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Shellshock flaw could pose risks to payments industry

Shellshock flaw could pose risks to payments industry

No problems have been reported yet, but those in the industry should patch if possible

The "Shellshock" flaw has the potential to pose a risk to the payments industry, but doesn't appear to have caused any problems yet, an official with a consortium run by major credit card companies warned on Tuesday.

The PCI Security Standards Council develops technical standards for protecting payment card data, a closely watched area following a spate of data breaches at retailers including Home Depot and Target.

"It has the potential to be a risk," said Troy Leach, the organization's CTO, of the flaw in the GNU Bourne Again Shell (Bash), a command-line shell processor in Unix and Linux.

"The dependancy on Bash is pretty extreme. It's something we have to be diligent about," he said.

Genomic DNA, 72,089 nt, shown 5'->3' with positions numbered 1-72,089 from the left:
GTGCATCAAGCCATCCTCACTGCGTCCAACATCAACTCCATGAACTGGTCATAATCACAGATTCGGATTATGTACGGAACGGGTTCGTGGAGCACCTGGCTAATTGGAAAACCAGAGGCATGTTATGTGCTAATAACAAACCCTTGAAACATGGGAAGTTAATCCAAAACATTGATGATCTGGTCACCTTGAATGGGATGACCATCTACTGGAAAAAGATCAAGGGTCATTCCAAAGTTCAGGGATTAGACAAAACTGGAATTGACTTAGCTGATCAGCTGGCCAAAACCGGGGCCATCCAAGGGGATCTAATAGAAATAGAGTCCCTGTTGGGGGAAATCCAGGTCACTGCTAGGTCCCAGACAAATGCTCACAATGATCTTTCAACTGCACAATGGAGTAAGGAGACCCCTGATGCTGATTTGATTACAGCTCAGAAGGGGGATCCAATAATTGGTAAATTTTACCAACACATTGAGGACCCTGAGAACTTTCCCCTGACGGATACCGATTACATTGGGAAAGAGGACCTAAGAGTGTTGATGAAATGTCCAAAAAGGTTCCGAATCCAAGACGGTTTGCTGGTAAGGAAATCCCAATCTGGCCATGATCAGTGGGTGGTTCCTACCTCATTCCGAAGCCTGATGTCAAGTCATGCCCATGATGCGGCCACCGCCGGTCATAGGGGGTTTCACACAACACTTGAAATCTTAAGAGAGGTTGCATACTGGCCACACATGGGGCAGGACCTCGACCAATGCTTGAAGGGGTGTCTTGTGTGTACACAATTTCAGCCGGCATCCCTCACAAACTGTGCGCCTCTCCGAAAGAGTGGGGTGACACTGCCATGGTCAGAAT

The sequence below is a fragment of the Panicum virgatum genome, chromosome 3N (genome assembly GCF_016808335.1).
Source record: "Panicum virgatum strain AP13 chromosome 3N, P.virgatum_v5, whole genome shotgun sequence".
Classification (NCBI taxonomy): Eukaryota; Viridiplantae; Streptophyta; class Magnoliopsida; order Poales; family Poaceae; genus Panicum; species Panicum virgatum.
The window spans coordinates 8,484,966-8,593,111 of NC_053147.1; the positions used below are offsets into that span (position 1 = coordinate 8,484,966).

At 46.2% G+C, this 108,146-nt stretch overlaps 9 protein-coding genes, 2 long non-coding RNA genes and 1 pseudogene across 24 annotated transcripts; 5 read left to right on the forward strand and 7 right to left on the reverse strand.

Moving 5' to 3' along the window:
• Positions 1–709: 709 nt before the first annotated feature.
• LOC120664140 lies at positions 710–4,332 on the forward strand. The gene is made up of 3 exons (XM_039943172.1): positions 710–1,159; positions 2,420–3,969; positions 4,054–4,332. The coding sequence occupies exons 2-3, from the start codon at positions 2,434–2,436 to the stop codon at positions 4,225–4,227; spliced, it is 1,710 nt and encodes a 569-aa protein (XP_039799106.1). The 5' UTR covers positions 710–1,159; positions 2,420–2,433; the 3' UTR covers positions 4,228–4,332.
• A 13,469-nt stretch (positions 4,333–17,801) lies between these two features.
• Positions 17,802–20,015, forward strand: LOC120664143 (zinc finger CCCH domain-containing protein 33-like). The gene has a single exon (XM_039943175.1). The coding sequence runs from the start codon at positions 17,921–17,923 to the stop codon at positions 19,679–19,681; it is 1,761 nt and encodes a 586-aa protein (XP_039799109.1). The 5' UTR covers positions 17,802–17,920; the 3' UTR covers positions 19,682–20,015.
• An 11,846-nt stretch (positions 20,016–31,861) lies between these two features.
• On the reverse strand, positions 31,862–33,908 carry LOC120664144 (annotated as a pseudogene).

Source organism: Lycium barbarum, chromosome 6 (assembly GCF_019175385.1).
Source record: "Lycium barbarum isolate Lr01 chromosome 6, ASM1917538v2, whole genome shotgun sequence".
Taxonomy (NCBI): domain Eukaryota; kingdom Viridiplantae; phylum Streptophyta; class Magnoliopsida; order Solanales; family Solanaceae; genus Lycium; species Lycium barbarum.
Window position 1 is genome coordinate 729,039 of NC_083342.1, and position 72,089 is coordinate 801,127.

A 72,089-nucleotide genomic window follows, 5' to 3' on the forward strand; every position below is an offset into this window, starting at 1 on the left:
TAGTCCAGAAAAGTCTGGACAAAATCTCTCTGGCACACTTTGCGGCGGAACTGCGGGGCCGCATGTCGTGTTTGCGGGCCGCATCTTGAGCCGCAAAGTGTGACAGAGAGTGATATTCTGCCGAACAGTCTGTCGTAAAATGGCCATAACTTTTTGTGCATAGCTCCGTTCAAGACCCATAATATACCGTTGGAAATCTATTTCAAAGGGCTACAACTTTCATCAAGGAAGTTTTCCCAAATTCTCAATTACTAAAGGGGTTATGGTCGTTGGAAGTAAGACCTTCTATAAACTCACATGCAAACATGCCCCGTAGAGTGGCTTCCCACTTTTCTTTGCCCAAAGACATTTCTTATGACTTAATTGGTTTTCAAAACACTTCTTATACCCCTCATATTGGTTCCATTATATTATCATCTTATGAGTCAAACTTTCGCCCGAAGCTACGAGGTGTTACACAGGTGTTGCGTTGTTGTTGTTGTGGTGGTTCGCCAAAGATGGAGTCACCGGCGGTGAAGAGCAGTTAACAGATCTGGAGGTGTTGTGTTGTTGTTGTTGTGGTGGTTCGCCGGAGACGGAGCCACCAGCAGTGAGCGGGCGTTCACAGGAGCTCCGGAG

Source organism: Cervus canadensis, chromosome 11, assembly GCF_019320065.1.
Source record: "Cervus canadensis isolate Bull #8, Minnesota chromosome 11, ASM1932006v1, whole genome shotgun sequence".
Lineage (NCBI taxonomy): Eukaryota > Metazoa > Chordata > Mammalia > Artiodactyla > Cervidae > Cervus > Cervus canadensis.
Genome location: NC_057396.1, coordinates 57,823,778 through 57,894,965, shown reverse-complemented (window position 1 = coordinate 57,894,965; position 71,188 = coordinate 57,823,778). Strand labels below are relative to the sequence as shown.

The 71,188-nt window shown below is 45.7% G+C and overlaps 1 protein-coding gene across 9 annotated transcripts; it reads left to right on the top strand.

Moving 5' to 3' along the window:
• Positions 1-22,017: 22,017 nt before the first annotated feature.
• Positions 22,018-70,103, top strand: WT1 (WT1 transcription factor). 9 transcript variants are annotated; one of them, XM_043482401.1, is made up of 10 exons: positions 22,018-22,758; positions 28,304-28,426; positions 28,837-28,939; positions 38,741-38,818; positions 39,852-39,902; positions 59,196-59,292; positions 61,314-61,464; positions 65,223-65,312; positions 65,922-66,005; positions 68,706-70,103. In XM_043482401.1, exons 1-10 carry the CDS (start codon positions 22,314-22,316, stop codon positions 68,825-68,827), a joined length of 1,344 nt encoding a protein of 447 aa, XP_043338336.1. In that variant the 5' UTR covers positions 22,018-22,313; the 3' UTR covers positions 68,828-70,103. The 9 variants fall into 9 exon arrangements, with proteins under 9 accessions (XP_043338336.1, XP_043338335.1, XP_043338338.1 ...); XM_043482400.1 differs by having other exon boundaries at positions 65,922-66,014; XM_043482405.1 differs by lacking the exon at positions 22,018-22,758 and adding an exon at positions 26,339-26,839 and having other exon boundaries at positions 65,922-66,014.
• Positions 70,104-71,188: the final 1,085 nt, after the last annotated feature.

Leach said the council hasn't issued an advisory about Shellshock but is monitoring developments.

The PCI Data Security Standards (DSS) recommend that retailers patch their systems quickly when software updates are released. But retailers and merchants have often been slow to do so, exposing their systems to attackers seeking card data.

The PCI Council has advised in light of recent data breaches that maintaining compliance with its standards should be a continuing process, and merchants can't expect to pass an annual audit and believe they're in compliance for another year.

Leach said that process includes staying current on emerging threats such as Shellshock.

"With the announcement this month of Shellshock ... you should be looking to see how your systems are vulnerable and monitoring for when those patches are available," he said.

Patches have been slowly rolling out for Shellshock, which could allow an attacker to append malicious commands into a CGI (Common Gateway Interface) request through Bash, which would then be processed by a server.

Bash is relatively easy to remotely exploit, allowing root access to a system. In that scenario, Leach said it wouldn't matter how secure the underlying payment system is.

"Once you have root access, you pretty much have it all," Leach said. "Keep your eye on this particular threat because I do think this is one that has the potential for severe harm."

Send news tips and comments to jeremy_kirk@idg.com. Follow me on Twitter: @jeremy_kirk


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